How to stay

Productivity Hacks & Tips

When it comes down to it, your ability to be productive and get work done relies on your ability to focus. In our modern world, this has become ever more difficult to do – as the people in our lives expect us to be available more immediately, and we’ve acclimated to a world dominated by social media and mobile devices — which have trained us to constantly be checking in on apps, people and a current of information that isn’t necessarily a priority.

1. Identify and set aside different times to be in Business Planning vs. Production mode

When building a new business, it is very easy to get lost in the process of trying to figure out what to do next, or what’s the best use of your time. It is very helpful to separate out your work sessions into “business planning” vs. “production mode.” In business planning mode, you’re acting like the CEO of your business, determining what you want the “worker bee you” to do that week. During business planning mode, you are dedicated to creating timelines, deadlines, marketing plans, and task lists for yourself. By creating these kinds of plans, it makes it much easier when you switch over to production mode (“worker bee mode”), to simply move from one activity to the next. You can avoid the sudden feeling of “what should I do next?” if you properly designate your priorities and activities while in planning mode. You will also find that without proper business planning, you may get stuck with time designated for work but lacking the creative feeling to know what to do with your time. Proper planning will have a set list of tasks for you to move forward on whether you have 60, 30 or even just 15 minutes of time to work on your business.

Do you spend enough time planning, so that you know what to execute on when you have time designated to do your work? With the monthly milestones & weekly activity planning we are doing, you should be well on your way to establish plans for yourself. You may simply need to make sure you create a designated time weekly to think about your planning mode, so you can stay on top of your plans on a weekly basis. There is always discovery along the way of any business growth, so you can’t just “set it and forget” when it comes to business planning.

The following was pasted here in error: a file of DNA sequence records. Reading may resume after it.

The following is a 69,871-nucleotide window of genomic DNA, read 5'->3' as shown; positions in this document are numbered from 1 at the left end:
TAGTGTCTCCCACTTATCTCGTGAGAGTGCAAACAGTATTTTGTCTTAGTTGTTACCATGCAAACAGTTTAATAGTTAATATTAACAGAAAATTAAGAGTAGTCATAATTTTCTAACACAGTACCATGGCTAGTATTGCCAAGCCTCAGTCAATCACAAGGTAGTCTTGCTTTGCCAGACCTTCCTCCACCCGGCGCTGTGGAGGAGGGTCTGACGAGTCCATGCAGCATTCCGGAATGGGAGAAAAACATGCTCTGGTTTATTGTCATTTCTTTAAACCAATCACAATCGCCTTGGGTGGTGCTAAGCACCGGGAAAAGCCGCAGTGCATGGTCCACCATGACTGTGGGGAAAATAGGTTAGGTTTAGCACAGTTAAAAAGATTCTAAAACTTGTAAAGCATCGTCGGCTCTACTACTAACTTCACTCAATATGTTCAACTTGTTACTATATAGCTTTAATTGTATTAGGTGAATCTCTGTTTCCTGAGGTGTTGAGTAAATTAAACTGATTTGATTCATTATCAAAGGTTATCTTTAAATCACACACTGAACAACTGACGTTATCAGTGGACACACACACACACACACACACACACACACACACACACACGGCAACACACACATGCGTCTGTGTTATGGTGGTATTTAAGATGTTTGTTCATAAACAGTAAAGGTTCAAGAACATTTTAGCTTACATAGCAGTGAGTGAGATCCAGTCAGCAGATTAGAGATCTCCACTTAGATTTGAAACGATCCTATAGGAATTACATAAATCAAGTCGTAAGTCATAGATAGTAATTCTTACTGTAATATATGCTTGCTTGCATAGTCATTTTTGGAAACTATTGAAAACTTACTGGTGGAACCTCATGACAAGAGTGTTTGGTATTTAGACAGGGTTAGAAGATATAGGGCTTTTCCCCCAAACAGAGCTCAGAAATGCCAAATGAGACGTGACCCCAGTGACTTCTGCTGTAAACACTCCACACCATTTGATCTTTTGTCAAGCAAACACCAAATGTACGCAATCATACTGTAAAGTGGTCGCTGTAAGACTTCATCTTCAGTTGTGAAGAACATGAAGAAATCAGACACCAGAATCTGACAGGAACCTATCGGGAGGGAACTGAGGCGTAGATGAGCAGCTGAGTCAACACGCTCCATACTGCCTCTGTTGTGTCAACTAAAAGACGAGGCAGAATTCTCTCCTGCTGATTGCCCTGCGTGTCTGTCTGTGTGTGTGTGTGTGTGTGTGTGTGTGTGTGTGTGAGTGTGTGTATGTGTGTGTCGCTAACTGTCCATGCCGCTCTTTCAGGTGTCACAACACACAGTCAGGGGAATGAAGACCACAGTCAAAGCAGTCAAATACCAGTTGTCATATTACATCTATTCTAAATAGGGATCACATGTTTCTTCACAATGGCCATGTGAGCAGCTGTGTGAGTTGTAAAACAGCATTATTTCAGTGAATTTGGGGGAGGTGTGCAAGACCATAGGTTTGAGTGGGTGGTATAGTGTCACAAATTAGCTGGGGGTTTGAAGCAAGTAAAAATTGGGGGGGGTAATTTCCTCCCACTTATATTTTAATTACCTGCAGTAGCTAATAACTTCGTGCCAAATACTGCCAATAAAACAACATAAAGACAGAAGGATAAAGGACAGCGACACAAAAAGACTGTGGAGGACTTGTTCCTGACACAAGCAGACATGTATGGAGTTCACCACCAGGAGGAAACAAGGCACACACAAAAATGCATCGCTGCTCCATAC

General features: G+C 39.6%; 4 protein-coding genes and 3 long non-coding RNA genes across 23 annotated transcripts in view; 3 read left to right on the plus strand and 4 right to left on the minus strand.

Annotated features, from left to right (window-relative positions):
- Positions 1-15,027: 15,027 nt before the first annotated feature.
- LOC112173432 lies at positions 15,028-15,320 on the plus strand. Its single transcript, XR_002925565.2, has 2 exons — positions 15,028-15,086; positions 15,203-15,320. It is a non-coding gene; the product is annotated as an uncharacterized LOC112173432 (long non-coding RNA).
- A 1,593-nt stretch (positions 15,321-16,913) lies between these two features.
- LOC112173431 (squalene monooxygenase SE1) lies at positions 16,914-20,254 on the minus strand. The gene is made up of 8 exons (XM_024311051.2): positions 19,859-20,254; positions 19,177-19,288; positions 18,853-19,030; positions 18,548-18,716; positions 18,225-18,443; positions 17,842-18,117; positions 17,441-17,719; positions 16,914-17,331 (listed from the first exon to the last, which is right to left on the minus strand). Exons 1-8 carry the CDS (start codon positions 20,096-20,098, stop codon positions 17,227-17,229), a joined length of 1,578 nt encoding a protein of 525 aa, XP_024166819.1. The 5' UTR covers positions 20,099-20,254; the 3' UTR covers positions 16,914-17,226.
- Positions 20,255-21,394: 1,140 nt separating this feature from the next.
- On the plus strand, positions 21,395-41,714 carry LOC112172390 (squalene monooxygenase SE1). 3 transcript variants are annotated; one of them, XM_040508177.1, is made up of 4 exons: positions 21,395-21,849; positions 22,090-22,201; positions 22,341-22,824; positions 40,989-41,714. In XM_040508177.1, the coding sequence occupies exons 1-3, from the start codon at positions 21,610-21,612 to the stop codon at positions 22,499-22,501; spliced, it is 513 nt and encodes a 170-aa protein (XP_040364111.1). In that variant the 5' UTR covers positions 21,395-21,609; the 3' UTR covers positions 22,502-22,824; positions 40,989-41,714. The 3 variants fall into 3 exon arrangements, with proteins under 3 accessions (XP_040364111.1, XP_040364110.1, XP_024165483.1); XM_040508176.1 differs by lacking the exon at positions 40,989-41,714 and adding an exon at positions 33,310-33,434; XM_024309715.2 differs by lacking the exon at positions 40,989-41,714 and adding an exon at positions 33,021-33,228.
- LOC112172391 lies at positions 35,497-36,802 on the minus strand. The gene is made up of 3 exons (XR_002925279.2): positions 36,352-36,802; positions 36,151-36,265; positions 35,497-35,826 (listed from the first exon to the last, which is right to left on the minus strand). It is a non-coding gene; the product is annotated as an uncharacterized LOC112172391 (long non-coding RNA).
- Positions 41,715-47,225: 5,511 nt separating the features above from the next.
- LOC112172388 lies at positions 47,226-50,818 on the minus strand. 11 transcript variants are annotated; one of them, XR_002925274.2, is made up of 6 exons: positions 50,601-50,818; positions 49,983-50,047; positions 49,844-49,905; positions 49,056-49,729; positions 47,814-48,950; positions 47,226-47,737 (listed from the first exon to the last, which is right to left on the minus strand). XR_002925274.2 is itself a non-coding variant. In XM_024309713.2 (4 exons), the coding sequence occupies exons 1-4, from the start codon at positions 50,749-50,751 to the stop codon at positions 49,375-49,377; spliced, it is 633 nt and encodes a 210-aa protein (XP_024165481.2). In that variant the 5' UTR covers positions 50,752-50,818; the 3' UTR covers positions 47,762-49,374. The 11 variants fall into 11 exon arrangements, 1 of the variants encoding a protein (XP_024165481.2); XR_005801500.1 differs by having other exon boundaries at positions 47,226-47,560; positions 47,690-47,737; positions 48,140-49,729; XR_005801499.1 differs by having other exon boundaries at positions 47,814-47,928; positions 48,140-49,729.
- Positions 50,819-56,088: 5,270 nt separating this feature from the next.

2. Work in focused time blocks

It’s unlikely that all of your work time will be devoted to extreme focused work, but it can be useful to set aside certain time blocks, within your work week, that you do plan to focus. Here’s what you can do: Choose a 30, 60 or 90 minute chunk of time and using it to intently focus on one task, and only one task. During this time, do one or more of the following:

  • Pretend you have a meeting to present your work at the end of that time block
  • Do not check any social media or email during that time
  • Use a timer to tell you when your focused time is up, so you take it seriously.
  • Listen to calm music or similar during your focused work time.  A couple services to check out for this are coffitivity.com and focusatwill.com. An added benefit of using the same focus music or background noise, is that you train your brain, like Pavlov’s dog, to shift into focus mode after you get acclimated to your focus music.
  • Burn a candle (and the same candle) only during your focused work time. A little treat and also provides the Pavlovian response.
  • Make sure you have a signal to your family, or anyone who may interrupt you, that you are not to be interrupted during this time. (I close my office door, for example).
  • Set a clear goal or intention to try to complete at the end of the focused work time.
  • Get away from your home/office and go somewhere more distraction-free, like a coffee shop.